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General Orders, by General Gates, Head-Quarters, Ticonderoga, August 23 to September 2


Head Quarters, August 31, 1776.

(Parole, America.) (Countersign, Liberty.)

The officers and soldiers may be satisfied that the General has left no means in his power unattempted to procure medicine and every comfort for the sick.

The Director of the General Hospital in this department, Doctor Stringer, was sent to New York three and thirty days ago, with positive orders to return the instant he had provided the drugs and medicines so much wanted. Since then, repeated letters have been wrote to New York and Philadelphia, setting forth, in the strongest terms, the pressing necessity of an immediate supply of these articles.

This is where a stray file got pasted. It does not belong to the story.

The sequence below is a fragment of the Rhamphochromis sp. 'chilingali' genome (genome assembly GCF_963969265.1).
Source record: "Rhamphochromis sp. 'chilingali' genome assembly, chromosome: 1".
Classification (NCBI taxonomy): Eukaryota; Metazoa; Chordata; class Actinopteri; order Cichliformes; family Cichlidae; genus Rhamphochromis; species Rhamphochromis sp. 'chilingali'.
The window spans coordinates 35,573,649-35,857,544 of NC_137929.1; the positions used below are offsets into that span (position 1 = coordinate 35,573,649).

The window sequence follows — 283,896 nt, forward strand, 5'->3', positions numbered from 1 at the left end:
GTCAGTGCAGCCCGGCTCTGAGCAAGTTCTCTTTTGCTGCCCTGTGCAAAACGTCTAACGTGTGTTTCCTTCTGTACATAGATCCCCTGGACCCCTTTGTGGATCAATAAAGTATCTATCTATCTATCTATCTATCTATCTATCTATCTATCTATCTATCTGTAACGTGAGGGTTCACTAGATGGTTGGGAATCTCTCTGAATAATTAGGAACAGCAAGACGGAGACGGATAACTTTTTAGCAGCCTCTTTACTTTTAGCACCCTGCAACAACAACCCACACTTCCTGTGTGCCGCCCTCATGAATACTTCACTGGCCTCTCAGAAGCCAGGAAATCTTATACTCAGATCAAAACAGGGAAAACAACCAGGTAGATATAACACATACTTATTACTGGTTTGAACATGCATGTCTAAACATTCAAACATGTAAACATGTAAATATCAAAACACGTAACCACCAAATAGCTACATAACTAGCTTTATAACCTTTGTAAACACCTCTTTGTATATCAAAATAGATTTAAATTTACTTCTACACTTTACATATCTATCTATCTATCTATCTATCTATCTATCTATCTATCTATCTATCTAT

The General is credibly informed that a Principal Surgeon from the General Hospital at New York, has been despatched from thence above a fortnight ago, with a supply of medicines, and apprehends that the badness of the weather and roads has alone prevented his arrival.

It is the soldier' s duty to maintain the post he is ordered to defend. The same climate and season that affects us affects our enemies; and the favour of the Almighty, to whom


we have appealed, will, if we trust in Him, preserve us from slavery and death.

The General recommends it to the Surgeons of the different Regiments to communicate to each other the state of the sick in their respective corps, the various diseases, the remedies principally wanted, and the comforts most in request; for he will leave nothing unattempted in his power to provide whatever he can command for their recovery.

The General also desires the Medical Gentlemen will consult upon and adopt the most proper measures for obtaining those salutary purposes.